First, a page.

Telehealth Companies Continued to Perform Well in Pandemic

Through our group’s extensive work with telehealth businesses and our relationships with investors in the space, we have had a front-row seat for the industry’s evolution. We have witnessed firsthand the improvements in the delivery of service and care provided by telehealth companies, as well as the increased efficiency, accuracy, and transparency in how consumers are billed.

Investors continue to show strong interest in the space, and the current environment has only underscored their desire to back great management teams with proven telehealth and virtual health services platforms.

As relaxed regulations have presented new opportunities for the delivery of telemedicine, notable telehealth companies have scaled their workforces to increase the utilization of their services and have subsequently benefited in topline growth and increased share price.

As of mid-April, Teladoc’s daily patient volume was more than twice that of the entire first week of March. The Company’s Q1 utilization grew by 70% compared to Q1 2019. It has more than doubled its workforce and noticed a significant uptick in utilization by 18-to 30-year-old males, a group that previously showed minimal adoption.

Both AmWell and 98Point6 have closed financing rounds since March and continue to perform well in the current environment. AmWell saw a 650% surge in Washington state as COVID-19 spread through the region, and had to accelerate infrastructure improvements for their systems to cope with the demand.

While about 10% of new patients are COVID-19 related, there have been surges in all types of ailments, especially behavioral health and dermatology. Amid the current state of public markets, Teladoc’s stock price is up over 136% year-to-date[5] and MDLIVE experienced a 72% increase in month-over-month visit volume in April, with behavioral health being a strong driver in the increase. AmWell even filed for an IPO on June 4th, which could price in September.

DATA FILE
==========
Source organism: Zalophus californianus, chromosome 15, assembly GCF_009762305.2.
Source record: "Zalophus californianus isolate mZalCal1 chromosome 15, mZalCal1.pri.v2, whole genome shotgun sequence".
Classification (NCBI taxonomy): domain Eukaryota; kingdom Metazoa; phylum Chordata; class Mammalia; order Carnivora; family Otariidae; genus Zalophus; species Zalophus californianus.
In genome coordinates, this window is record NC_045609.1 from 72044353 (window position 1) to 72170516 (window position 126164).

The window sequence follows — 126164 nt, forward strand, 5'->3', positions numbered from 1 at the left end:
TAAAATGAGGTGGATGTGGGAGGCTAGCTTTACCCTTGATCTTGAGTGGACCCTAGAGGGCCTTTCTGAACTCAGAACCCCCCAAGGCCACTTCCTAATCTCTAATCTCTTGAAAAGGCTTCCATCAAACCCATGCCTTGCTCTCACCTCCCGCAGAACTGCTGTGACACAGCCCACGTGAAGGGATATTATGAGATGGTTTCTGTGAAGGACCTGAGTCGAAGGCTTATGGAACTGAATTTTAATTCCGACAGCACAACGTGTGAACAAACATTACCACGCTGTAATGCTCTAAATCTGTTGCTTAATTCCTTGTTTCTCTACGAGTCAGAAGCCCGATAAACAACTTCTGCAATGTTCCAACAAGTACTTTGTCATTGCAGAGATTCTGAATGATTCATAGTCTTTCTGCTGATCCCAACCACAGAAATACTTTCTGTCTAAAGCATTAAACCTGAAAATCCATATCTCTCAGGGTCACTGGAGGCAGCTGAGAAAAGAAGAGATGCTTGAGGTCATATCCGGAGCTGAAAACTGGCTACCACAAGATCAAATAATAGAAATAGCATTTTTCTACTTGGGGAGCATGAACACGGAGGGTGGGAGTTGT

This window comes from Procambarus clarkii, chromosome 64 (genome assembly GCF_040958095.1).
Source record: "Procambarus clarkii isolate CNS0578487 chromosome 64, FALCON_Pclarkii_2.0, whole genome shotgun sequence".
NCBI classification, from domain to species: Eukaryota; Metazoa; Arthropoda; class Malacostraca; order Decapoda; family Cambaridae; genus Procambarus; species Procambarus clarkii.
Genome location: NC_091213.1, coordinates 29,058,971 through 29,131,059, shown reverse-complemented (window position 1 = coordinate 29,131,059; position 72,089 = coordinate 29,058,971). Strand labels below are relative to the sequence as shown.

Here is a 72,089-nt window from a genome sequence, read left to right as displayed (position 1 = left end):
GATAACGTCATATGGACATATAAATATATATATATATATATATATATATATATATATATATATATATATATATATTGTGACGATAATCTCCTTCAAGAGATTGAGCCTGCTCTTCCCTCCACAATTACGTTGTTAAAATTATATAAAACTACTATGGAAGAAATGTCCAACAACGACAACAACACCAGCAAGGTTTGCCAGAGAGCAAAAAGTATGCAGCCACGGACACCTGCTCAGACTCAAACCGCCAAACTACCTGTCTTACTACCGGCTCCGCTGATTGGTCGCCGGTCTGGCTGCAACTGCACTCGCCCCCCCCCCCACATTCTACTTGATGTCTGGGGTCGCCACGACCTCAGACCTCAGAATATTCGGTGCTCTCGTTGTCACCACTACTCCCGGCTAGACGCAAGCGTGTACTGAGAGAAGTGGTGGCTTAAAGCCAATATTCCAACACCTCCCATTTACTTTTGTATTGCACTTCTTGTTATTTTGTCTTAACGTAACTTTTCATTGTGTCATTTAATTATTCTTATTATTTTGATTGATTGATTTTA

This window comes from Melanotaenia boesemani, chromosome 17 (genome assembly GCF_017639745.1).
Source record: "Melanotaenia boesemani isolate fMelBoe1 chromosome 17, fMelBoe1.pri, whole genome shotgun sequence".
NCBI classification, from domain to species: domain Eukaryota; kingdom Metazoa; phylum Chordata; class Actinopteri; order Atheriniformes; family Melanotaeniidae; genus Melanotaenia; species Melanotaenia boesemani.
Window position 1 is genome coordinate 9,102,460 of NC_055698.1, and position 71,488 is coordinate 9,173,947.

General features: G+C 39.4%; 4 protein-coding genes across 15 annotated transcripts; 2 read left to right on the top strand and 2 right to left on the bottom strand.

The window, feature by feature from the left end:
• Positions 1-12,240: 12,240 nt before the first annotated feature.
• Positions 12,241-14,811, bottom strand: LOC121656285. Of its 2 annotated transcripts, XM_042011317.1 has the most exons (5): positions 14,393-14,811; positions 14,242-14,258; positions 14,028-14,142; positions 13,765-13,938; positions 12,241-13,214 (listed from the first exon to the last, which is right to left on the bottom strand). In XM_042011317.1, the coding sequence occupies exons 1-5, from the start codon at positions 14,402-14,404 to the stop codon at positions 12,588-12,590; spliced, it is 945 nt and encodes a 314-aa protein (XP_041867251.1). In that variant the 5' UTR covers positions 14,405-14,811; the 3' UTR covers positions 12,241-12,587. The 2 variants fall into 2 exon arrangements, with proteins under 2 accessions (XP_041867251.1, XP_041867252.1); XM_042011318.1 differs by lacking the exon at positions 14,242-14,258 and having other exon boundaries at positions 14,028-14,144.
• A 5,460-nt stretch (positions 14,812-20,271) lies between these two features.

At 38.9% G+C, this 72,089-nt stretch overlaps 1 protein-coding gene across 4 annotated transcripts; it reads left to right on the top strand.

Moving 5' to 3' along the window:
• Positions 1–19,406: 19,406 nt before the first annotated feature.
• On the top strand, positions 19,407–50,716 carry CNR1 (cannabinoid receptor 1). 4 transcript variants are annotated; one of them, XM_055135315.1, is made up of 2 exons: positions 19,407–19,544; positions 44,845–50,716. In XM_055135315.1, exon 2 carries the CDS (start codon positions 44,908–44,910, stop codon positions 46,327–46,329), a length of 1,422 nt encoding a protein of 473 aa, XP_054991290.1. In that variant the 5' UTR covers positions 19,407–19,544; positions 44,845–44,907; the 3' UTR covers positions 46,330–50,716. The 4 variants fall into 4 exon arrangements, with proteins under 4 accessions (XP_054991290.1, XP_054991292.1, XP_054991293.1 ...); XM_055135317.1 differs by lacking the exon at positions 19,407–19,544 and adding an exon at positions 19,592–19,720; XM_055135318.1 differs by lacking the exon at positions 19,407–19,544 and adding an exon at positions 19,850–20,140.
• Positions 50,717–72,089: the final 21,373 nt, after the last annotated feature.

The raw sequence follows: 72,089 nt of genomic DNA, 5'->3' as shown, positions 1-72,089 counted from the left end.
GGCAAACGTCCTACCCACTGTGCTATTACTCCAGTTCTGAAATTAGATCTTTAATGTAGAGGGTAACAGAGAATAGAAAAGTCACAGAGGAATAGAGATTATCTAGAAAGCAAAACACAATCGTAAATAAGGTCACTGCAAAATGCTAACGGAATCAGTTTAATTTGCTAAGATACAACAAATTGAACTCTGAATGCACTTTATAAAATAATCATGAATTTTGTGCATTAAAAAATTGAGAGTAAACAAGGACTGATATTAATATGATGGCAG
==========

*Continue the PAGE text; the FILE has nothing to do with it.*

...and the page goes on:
Sustained Structural Growth

This pandemic has resulted in a horrific human toll—we have not lost sight of that. It has also made us rethink privacy, safety, and convenience in all aspects of our lives, including healthcare services. It has challenged healthcare and government institutions to become a bit more practical about the delivery of medical treatment.

This crisis has propelled telehealth into the mainstream, and a concerted effort by healthcare providers, insurance companies, the federal government, and individuals to manage the COVID-19 pandemic has put telehealth in a prime position for growth going forward.

Our team is focused on providing nuanced advisory services for companies and investors who believe, as we do, in the future of telehealth. For more information and analysis of the space, view our full Telehealth Industry Report here. Please do not hesitate to reach out to our team using our contact information below.

Kevin Cable
Managing Director
(206) 696-7922

Adam Stormoen
Managing Director
(612) 720-8136

Vitaliy Marchenko
Vice President
(253) 314-3143

Novan Le
Vice President
(206) 436-2510


(1)    Forrester Research
(2)   Telehealth by the Numbers: a) Healthcare Dive, b) Forrester Research, c) Federal Communications Commission, d) Global Market Insights
(3)   America’s Primary Care Shortage: a) Altrius, b) Association of American Medical Colleges
(4)   Global Telehealth Market: Global Market Insights, a) Healthcare IT News, b) The Mercury News, c) Forrester Research
(5)   CapitalIQ as of 6/24/2020